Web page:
Yes, we create giants that we burn to celebrate at the end of carnival. These are very unique pieces that we make together. It’s special.  Today we are working a lot more with modern materials like aluminium or resin –which allows them to be light and solid.


Actually I was going to ask you how heavy they are given that you carry them on your shoulders.

Yes, they are quite heavy – between 20 and 30 kilos. A good backpack! But our team is all quite sporty and we have practiced a lot. And once it’s up on your shoulders, you don’t think any more about it because you’re really into the dance and into the interaction with the audience.


Where does Compagnie Archibald Caramantran get its ideas for its marionette characters from?

That’s done in the group. We think about them in the context of what we have as a new show. We make marionettes each year. And for the last few years, we have also been on stage, we do marionette theatre on a large scale including aerial performance and vertical dancers. Sometimes there are pyrotechnics and we burn the caramantrans.


Are we going to see pyrotechnics in Adelaide?

No, it will be the show that we did in 2007, the company has travelled to Africa a lot, to Burkina Faso. We have a sister company – we set up a place to make giant marionettes. So there’s a little town next to Burkina Faso. We have another giant marionettes company that works in Burkina Faso a lot.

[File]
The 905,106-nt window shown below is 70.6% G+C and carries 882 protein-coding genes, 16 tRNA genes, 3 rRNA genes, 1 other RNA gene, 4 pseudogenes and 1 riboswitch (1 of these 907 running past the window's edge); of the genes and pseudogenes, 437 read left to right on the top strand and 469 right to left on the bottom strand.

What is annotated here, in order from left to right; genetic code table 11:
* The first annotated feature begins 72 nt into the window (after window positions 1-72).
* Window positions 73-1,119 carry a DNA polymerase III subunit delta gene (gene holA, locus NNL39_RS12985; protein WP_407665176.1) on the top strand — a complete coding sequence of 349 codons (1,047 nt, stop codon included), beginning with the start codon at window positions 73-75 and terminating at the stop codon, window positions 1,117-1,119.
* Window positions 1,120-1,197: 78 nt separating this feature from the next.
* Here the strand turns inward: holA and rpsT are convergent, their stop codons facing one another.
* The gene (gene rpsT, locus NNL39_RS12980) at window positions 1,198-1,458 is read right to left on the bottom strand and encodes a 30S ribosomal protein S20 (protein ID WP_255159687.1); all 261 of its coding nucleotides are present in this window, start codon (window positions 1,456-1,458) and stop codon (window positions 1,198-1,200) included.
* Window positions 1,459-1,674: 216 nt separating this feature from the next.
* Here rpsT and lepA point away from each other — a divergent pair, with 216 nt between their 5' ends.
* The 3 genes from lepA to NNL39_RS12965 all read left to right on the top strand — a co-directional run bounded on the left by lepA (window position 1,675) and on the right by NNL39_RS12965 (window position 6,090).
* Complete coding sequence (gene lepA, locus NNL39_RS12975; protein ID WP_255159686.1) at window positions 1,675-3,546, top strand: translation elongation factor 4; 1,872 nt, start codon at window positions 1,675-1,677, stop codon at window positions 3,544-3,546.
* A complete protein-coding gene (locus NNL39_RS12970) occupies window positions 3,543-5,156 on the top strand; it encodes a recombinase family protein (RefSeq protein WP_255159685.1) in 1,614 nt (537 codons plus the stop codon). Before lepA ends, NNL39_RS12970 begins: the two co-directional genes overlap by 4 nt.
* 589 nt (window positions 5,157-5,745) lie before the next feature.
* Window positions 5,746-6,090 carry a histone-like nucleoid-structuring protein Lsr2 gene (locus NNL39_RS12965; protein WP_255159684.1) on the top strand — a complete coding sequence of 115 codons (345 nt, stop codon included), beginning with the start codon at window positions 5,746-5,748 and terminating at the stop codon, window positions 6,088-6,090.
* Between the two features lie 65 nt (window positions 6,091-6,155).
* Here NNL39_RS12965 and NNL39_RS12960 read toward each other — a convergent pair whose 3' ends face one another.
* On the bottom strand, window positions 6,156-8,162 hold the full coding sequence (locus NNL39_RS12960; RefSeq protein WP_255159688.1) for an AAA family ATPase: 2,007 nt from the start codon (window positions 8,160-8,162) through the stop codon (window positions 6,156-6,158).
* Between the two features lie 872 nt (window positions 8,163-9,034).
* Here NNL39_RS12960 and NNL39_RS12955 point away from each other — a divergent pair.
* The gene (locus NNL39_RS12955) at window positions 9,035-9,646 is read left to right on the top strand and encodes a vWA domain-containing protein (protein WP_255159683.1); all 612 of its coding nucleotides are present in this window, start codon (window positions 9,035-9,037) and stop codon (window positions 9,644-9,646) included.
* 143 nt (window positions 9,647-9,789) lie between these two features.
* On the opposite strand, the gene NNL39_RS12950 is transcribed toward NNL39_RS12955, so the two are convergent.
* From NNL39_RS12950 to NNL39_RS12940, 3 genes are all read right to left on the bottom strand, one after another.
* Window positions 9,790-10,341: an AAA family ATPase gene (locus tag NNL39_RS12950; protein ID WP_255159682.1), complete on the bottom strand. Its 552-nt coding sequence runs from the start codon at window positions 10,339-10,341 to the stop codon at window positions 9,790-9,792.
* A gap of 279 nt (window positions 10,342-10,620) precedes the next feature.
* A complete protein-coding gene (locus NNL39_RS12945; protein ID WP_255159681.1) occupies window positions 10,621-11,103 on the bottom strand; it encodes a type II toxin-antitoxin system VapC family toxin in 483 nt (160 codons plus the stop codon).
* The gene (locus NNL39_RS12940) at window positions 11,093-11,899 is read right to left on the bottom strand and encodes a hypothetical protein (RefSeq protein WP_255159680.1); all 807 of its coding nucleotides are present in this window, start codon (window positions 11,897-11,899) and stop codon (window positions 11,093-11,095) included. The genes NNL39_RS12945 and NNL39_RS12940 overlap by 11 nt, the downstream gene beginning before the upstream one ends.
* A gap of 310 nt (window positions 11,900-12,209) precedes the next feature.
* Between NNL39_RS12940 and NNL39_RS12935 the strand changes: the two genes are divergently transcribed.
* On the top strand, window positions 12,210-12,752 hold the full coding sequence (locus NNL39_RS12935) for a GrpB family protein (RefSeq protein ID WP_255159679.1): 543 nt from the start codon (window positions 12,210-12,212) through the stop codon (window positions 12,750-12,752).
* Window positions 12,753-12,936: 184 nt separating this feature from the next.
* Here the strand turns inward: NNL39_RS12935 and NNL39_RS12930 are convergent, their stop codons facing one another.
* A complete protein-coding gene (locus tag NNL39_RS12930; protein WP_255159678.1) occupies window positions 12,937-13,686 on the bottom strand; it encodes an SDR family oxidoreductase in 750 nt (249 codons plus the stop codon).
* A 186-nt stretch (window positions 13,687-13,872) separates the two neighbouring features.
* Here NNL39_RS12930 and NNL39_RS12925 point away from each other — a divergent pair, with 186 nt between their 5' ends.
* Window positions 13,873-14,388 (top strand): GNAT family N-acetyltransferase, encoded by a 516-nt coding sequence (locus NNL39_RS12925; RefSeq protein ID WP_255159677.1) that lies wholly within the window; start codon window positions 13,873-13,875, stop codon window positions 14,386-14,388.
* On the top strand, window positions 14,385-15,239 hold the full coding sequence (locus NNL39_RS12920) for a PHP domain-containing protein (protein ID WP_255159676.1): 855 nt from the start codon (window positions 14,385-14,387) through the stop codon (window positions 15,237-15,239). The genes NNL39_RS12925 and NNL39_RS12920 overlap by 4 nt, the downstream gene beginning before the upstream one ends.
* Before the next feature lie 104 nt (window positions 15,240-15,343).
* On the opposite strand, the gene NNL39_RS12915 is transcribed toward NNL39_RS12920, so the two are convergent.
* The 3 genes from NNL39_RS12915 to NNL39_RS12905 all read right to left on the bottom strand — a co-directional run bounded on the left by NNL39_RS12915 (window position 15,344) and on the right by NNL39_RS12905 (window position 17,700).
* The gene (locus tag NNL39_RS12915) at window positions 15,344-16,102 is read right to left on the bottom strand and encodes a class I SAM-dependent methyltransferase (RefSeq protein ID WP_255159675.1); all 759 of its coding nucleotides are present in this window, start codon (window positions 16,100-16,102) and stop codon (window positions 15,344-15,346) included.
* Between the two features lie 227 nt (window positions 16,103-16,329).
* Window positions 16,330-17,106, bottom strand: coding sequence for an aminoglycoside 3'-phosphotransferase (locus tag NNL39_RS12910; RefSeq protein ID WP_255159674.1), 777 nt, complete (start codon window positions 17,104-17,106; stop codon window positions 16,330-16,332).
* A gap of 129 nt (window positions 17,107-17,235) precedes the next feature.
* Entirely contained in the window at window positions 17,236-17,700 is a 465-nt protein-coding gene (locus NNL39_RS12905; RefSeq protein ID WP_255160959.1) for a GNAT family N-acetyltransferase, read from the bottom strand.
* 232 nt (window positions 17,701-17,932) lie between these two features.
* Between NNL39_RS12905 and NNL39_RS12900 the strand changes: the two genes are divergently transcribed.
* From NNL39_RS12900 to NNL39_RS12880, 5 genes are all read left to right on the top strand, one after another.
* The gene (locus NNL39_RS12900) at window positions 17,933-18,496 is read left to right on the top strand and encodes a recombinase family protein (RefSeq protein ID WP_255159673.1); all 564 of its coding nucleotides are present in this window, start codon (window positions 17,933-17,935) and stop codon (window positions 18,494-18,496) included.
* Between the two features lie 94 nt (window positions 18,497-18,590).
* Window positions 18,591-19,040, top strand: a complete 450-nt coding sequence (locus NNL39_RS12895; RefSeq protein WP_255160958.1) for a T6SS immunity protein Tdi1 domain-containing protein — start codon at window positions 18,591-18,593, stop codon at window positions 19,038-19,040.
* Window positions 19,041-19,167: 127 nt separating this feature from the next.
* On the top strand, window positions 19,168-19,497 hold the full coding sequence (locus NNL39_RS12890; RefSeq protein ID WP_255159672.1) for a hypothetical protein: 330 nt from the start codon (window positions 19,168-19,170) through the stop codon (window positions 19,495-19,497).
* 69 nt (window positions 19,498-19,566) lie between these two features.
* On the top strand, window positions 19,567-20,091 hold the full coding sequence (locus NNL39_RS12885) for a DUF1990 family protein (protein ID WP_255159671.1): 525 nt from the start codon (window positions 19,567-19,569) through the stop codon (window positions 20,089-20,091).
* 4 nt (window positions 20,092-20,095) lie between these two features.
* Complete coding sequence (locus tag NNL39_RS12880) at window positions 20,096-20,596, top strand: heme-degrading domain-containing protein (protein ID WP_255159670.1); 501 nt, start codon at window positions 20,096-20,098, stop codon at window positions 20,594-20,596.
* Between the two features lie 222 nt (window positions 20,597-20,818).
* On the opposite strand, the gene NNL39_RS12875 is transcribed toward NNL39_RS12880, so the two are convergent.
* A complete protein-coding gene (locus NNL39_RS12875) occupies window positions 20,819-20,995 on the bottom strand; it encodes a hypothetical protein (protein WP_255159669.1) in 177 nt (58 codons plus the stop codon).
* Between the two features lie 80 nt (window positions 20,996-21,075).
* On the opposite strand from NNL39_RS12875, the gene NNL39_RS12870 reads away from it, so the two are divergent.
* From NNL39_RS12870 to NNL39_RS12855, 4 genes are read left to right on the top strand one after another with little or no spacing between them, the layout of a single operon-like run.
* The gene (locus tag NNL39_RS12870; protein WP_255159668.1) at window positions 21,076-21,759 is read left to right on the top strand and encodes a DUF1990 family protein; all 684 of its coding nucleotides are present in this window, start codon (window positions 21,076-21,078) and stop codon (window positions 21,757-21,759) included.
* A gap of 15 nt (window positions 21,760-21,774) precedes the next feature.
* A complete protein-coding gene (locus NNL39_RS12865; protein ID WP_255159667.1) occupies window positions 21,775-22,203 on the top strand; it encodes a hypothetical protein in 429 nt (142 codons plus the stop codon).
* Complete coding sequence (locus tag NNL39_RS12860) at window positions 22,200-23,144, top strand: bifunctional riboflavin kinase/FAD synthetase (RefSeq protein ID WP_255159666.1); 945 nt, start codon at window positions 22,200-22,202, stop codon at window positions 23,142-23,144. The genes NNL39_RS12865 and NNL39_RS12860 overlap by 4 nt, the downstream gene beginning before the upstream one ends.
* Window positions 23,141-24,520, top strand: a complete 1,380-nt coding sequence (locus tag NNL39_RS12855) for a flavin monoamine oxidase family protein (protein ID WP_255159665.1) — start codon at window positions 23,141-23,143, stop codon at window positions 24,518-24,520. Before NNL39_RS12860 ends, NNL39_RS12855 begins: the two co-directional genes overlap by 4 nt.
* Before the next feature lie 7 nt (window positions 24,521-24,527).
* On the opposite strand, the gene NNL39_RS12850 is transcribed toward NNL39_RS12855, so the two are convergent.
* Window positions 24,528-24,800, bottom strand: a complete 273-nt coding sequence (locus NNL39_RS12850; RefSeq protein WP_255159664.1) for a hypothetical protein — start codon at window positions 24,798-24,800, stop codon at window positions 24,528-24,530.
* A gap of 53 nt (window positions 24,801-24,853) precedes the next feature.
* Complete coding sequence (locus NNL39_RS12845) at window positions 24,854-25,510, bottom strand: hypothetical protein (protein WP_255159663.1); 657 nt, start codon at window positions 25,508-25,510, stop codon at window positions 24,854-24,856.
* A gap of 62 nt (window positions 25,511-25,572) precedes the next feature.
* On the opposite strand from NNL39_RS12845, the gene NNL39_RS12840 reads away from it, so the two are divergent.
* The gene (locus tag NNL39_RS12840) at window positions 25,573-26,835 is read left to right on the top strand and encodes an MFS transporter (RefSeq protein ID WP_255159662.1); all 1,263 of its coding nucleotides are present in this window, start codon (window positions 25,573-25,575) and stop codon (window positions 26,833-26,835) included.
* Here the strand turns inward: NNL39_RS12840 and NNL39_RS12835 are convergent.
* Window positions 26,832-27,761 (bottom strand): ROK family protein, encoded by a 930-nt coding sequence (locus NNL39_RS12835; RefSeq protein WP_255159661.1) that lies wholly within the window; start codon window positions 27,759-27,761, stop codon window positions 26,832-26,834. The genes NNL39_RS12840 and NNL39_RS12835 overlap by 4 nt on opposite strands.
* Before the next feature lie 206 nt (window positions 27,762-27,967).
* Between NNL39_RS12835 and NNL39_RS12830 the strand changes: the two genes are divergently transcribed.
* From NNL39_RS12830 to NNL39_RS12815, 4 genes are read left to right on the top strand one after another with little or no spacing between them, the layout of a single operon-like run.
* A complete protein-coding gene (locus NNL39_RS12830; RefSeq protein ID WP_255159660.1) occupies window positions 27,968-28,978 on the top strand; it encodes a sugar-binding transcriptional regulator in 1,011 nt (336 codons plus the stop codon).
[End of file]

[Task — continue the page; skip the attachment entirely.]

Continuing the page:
So with them, we created giant marionettes around a wild animal text. We created 8 characters –a lion, a zebra, an antelope, a giraffe… so we have a whole series of characters. So we will be coming to Adelaide with a large lion, Madame Antelope and other characters that we made in Morocco – including a woman called Soumaya and a traditional Moroccan man.


What are the challenges in transporting your marionettes? Especially given their size.

We make our marionettes so that they are dis-mountable. So everything comes apart. We often travel by plane and our marionettes can come on board with us. We have large aluminium cases and we put our marionettes in there piece by piece. It’s not very complicated. But they are quite voluminous and do take up a lot of room.


Fortunately you’re coming in summer so you won’t have to worry about also packing heavy clothing!

We are absolutely delighted to have been invited to the festival. We met the festival programmer in Hungary. The programmer saw these marionette there. We are really very happy to be able to come. Only some of us are able to come to the festival. I won’t hide from you that the entire company wanted to come!


What can audiences expect from Compagnie Archibald Caramantran’s performances at WOMADelaide? Will you be bringing music with you? Is everything choreographed?